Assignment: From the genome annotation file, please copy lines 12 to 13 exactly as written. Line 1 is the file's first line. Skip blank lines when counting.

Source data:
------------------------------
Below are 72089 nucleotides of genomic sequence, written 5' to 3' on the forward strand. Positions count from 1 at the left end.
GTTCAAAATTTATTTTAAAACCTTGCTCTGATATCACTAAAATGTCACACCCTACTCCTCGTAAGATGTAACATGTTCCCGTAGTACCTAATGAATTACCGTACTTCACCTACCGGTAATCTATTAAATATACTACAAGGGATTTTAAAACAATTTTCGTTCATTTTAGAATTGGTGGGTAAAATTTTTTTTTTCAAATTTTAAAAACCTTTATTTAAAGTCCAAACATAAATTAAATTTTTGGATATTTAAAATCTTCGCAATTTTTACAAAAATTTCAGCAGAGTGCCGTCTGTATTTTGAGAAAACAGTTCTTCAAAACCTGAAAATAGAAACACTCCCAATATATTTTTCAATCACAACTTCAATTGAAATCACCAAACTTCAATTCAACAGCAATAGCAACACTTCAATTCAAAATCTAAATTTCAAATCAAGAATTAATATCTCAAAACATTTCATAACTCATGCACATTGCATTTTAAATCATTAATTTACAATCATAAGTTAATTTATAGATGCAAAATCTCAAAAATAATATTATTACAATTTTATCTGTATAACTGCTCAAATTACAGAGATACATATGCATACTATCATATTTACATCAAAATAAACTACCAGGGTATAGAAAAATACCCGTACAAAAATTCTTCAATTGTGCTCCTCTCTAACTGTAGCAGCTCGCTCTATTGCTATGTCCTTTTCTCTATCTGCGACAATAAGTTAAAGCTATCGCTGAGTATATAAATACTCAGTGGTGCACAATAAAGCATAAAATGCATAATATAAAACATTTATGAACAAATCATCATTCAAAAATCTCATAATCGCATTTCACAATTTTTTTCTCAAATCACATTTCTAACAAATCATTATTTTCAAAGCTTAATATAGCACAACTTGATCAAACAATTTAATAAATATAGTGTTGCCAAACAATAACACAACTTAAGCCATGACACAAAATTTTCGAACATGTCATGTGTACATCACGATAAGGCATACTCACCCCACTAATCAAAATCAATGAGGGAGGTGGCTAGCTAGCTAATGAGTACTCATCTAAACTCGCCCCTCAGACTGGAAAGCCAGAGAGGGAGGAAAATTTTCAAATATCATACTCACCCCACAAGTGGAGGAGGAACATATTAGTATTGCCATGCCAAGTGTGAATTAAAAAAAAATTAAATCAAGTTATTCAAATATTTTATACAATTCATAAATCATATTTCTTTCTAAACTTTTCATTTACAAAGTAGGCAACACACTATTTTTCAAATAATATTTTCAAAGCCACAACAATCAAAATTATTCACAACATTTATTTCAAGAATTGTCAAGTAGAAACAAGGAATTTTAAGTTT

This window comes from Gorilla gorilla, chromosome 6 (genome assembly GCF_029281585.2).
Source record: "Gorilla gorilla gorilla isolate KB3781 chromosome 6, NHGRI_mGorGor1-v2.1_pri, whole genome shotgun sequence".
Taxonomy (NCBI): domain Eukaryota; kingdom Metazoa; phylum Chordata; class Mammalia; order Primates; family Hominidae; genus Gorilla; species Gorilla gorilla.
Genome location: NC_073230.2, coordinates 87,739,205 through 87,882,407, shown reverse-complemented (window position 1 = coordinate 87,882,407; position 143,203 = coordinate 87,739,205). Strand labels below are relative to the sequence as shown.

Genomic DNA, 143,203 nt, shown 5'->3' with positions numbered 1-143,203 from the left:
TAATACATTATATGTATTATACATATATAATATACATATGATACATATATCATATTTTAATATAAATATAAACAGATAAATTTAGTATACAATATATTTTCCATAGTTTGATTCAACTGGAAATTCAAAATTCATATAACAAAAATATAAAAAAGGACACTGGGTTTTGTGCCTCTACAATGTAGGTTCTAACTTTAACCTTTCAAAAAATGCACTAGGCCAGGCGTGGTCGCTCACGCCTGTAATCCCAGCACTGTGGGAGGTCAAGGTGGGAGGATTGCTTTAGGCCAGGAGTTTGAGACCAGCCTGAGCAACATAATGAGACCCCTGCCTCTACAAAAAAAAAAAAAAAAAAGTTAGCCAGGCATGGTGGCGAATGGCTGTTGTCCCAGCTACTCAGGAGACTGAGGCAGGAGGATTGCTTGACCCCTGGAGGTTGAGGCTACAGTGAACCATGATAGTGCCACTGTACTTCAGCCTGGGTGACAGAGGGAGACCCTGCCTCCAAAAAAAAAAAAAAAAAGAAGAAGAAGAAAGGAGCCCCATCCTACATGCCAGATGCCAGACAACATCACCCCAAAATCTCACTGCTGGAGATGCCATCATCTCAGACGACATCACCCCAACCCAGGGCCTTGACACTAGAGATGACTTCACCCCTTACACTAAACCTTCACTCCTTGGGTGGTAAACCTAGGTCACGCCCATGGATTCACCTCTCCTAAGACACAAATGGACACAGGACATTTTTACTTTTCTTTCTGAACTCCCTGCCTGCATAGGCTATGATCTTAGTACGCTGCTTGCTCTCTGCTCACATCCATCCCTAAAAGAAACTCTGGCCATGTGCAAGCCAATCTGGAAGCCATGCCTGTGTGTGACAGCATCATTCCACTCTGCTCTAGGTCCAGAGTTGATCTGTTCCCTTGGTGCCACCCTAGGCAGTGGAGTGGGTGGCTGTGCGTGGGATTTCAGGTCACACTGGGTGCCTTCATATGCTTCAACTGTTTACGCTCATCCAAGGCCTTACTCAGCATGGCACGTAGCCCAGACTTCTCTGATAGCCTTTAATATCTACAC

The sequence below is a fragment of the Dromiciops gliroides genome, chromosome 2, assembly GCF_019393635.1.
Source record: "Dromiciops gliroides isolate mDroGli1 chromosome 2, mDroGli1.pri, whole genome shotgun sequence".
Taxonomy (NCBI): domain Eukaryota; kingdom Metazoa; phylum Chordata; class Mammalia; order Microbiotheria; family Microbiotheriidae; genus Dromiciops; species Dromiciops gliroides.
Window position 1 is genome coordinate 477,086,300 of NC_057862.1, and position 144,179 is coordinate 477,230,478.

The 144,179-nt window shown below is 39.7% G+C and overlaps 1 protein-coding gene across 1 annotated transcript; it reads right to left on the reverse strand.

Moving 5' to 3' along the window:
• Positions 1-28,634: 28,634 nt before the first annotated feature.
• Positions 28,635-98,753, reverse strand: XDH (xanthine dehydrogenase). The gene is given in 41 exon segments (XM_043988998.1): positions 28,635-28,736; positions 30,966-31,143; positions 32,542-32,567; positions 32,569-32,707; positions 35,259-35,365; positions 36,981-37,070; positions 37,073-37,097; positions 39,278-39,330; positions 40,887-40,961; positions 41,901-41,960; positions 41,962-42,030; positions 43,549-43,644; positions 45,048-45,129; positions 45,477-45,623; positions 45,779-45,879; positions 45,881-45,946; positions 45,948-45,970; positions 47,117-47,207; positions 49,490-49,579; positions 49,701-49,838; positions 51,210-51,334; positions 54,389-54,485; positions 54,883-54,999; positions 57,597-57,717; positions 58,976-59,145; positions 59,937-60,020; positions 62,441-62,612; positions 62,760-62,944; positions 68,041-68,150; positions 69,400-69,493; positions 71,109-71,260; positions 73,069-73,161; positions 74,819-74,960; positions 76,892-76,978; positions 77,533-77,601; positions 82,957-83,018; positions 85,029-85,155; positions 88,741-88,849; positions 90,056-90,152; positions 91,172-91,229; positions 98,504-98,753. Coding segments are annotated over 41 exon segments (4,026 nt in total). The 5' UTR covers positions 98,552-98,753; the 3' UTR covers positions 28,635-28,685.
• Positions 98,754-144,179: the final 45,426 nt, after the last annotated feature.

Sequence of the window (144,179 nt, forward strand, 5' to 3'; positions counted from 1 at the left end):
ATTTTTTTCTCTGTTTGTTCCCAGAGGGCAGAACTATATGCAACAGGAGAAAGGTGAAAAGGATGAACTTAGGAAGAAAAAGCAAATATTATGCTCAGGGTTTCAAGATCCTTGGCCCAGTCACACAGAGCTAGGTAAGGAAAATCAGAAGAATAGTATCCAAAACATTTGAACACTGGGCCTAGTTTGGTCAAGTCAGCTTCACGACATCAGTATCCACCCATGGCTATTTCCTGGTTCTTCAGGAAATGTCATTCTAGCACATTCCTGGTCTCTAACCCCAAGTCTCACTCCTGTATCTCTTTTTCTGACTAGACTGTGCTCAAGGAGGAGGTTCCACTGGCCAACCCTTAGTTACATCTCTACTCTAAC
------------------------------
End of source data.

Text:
Window position 1 is genome coordinate 477,086,300 of NC_057862.1, and position 144,179 is coordinate 477,230,478.

The 144,179-nt window shown below is 39.7% G+C and overlaps 1 protein-coding gene across 1 annotated transcript; it reads right to left on the reverse strand.